To turn my conjecture into a research project, you need data of two sorts. One is some measure of the level of exploitative taxation in each state—tax collected minus value of services to the marginal taxpayer/resident. The other is some measure of each state's natural advantages. If the theory—think of it as an elaboration of the Tiebout hypothesis—is correct, the two should be positively correlated.

Monday, March 14, 2016

My View of the Apple Encryption Controversy

Posted more than two years ago.

An earlier version.

And a still earlier one.

Sunday, March 13, 2016

Concerning The Moon is a Harsh Mistress

I was recently interviewed on the subject of Heinlein's very interesting novel. The audio of the interview has been webbed here.

Saturday, March 12, 2016

Thoughts on the Election Campaign

Various ...

Suppose Trump arrives at the convention with fewer than half the delegates and so doesn't win on the first ballot. Many delegates, including many of his, will be free to vote for someone else on the second ballot, and almost all will be free on the third ballot. His delegates are not selected by him but by the state party machinery; although they are obliged to vote for him on the first ballot, what they do thereafter will depend on the party's internal politics. It could get complicated, given that the obvious alternative at this point is Cruz, who is almost as unpopular with the Republican establishment as Trump. But my guess is that if the Republican leadership wants to deny Trump the nomination at that point, they can do so. 

There are two reasons they might not. One is that they might think Trump is more likely to win the election than alternative candidates—that, according to Ben Carson, is one of the reasons he endorsed Trump. The other is fear that if Trump's supporters think the nomination has been unfairly stolen from him enough of them will stay home on election day to throw the presidential election, and possibly congressional elections as well, to the Democrats.

That raises the question of what counts as stealing the nomination—not in the eyes of God but in the eyes of Trump supporters. If Trump starts with almost enough votes and a lot of his delegates defect on the second ballot, that might do it. If there are changes in the rules that appear designed to keep Trump from winning, that might also do it.

The current rules, as revised for the 2012 convention, limit nomination to candidates who have a majority of the delegates in at least eight states. That would almost certainly eliminate everyone but Trump and Cruz, might limit it to only Trump. A change in that rule that let someone like Romney be nominated and win would be entirely legal, as I understand the rules. But it might not look that way to Trump supporters. A change that let in someone who ran, didn't do very well, but is more acceptable to the establishment than Cruz, might be seen in the same category.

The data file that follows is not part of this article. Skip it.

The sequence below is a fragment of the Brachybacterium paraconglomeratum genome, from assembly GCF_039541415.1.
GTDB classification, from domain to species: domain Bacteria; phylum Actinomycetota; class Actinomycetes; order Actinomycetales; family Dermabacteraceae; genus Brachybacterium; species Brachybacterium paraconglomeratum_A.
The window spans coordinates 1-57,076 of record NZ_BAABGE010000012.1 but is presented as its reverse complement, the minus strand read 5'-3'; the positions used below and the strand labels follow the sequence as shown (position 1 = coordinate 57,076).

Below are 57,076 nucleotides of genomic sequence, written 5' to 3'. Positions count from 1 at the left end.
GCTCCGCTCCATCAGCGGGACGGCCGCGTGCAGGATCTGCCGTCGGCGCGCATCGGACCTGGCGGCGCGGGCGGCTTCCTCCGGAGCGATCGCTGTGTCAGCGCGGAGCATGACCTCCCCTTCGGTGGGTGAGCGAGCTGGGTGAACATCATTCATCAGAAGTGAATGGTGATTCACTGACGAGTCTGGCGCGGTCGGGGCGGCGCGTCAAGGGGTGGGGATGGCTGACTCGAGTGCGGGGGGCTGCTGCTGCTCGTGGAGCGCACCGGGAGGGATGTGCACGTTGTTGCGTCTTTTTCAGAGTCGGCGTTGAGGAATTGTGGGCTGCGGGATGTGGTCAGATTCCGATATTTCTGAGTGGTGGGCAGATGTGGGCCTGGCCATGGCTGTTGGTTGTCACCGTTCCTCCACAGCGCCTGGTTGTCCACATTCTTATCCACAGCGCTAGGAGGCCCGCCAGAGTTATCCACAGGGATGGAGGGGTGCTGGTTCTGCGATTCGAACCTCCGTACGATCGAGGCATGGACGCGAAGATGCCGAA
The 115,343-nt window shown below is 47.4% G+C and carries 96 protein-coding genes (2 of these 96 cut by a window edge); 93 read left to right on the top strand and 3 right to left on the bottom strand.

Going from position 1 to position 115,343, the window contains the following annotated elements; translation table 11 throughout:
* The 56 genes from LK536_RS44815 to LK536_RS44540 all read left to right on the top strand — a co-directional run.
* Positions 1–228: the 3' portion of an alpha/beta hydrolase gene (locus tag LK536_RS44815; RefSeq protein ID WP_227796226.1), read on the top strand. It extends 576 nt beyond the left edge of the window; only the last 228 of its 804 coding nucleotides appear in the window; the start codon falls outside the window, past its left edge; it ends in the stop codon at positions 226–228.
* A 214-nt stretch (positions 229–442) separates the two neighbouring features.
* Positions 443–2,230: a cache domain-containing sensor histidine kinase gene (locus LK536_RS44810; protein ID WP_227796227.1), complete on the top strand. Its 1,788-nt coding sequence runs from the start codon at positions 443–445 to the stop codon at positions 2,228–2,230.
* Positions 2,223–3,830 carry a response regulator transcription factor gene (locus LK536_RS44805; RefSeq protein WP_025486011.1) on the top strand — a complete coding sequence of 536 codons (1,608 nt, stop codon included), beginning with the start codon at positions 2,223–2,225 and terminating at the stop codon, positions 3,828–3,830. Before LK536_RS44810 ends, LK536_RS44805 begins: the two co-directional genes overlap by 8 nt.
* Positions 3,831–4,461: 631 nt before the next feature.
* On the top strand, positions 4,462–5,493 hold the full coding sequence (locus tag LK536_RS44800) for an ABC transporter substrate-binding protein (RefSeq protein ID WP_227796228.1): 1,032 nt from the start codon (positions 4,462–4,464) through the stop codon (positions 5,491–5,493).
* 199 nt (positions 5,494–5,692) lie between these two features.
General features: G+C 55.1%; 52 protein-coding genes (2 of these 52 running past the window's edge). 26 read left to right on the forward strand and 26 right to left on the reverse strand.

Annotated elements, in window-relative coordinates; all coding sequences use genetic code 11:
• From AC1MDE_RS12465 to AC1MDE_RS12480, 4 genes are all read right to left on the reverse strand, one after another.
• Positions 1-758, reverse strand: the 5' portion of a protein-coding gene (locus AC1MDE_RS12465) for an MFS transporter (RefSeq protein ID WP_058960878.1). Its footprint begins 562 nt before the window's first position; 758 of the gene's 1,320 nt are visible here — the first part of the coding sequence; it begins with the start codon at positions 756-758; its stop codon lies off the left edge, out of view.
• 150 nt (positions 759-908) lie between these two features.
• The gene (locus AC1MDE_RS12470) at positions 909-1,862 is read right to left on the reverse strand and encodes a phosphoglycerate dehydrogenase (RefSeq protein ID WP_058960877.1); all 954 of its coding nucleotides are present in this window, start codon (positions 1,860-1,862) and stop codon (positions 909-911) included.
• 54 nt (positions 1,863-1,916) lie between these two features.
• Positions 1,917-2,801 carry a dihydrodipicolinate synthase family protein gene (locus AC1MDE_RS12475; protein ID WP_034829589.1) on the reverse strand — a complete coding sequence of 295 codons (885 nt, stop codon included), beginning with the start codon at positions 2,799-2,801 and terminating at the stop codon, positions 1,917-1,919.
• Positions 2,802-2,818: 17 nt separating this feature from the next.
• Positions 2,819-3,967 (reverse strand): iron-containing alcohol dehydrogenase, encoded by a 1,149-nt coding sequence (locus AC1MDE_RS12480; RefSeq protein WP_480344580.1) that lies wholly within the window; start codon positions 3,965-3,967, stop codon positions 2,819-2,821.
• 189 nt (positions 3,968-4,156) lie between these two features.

Can Trump be elected? The obvious answer is "no," but I am not sure it is correct. He did a great deal better in the primaries than almost anyone expected. His claim is that he can get support from Democratic voters. If true, the question will be whether he gains more votes by attracting Democrats than he loses by repelling Republicans.


My explanation of why Trump and Cruz are the two Republican candidates still standing ties into my old explanation of why people vote. Also my explanation of why sports teams are linked to cities and universities.

Part of the reason to attend a football game is the pleasure of partisanship, of cheering for your team. Identifying a team with a city or a university provides a preexisting body of partisans. Every four years a game is played out across the nation with the fate of the world at stake. You can not merely cheer for your team, you can play on it, even if in a very minor role, for the cost of an hour or so of your time. Who could resist?

Apply the same approach to the nomination campaign. The decision of who to support is based not on who supports what policies but on whose team you enjoy identifying with. You wants to be on a strong team, a team with a confident, aggressive leader. Trump and Cruz fit that pattern considerably better than Bush and Rubio. Trump's repeated references to "little Marco" were entirely unfair—but effective. Being physically big fits the image of a strong leader.


I watched the beginning of the most recent Republican debate and thought Trump did a clever job of deflecting, arguably reversing, what should have been an effective attack against him. He claims that H1B visas and free trade agreements steal jobs from American workers. But he himself brought in foreign workers on H1B visas to work at his companies, outsourced parts of what he was doing to foreign countries.

The obvious response would be to deny it or claim the charges were exaggerated. Trump's response instead was that, as a businessman, it was his job to make money for his firms within the existing rules, good or bad. He went on to argue that, because he had experience taking advantage of bad rules, he knew how to stop other people from doing it—and would. "Set a thief to catch a thief." Or, alternatively, when presented with  lemons ...  .